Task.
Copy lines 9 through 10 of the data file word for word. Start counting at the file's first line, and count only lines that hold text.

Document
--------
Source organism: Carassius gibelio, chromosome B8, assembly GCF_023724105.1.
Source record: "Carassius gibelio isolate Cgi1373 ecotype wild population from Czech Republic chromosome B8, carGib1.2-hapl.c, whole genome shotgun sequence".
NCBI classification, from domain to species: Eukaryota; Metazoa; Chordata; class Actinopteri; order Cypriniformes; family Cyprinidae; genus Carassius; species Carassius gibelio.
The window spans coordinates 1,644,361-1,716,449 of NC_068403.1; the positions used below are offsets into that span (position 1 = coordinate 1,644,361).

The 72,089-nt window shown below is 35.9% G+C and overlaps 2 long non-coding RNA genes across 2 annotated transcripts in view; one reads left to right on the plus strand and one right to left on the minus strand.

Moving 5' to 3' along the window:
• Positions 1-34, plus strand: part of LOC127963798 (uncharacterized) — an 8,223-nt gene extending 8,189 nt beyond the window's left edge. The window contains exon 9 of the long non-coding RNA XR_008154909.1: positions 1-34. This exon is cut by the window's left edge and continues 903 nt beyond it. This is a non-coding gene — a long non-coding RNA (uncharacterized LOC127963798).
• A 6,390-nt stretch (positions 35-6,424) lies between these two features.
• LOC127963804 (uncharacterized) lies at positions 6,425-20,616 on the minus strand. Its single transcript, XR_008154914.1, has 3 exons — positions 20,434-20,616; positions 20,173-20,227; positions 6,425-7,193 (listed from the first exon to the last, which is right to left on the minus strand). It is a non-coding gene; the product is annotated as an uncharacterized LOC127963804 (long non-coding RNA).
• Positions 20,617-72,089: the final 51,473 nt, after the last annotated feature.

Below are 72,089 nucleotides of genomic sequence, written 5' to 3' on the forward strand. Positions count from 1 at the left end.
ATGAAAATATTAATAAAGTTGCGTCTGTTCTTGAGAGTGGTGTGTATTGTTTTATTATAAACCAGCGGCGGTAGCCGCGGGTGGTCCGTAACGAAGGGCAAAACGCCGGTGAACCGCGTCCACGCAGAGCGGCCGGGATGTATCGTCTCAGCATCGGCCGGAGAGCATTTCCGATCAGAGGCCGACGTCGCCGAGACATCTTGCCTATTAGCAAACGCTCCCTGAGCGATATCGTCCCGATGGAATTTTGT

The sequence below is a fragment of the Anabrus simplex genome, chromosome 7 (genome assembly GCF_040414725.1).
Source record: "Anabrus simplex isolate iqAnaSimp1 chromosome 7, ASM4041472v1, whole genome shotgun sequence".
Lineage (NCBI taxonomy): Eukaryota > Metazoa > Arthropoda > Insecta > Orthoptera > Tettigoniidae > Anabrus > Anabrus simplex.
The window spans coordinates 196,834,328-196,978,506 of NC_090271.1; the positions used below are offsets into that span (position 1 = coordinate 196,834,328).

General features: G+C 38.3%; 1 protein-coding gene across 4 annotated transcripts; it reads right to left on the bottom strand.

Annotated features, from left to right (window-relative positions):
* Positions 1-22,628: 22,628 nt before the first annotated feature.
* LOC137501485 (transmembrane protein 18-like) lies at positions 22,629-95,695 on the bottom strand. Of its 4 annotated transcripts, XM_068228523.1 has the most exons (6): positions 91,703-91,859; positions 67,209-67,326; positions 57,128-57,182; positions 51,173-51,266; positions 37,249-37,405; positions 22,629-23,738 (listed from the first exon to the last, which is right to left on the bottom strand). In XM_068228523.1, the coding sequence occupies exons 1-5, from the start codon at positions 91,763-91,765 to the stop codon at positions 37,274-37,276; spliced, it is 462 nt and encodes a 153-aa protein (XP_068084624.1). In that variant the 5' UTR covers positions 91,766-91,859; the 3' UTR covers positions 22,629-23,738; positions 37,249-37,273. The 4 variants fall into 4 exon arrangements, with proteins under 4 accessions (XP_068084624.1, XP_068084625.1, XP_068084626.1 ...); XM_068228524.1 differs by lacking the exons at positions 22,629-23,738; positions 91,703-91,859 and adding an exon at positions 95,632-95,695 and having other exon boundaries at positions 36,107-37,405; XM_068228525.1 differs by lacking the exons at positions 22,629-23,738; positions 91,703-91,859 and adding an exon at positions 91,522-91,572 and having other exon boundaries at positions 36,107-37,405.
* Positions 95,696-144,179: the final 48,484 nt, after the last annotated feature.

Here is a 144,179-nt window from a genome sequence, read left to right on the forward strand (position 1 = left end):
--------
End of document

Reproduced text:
• LOC127963804 (uncharacterized) lies at positions 6,425-20,616 on the minus strand. Its single transcript, XR_008154914.1, has 3 exons — positions 20,434-20,616; positions 20,173-20,227; positions 6,425-7,193 (listed from the first exon to the last, which is right to left on the minus strand). It is a non-coding gene; the product is annotated as an uncharacterized LOC127963804 (long non-coding RNA).
• Positions 20,617-72,089: the final 51,473 nt, after the last annotated feature.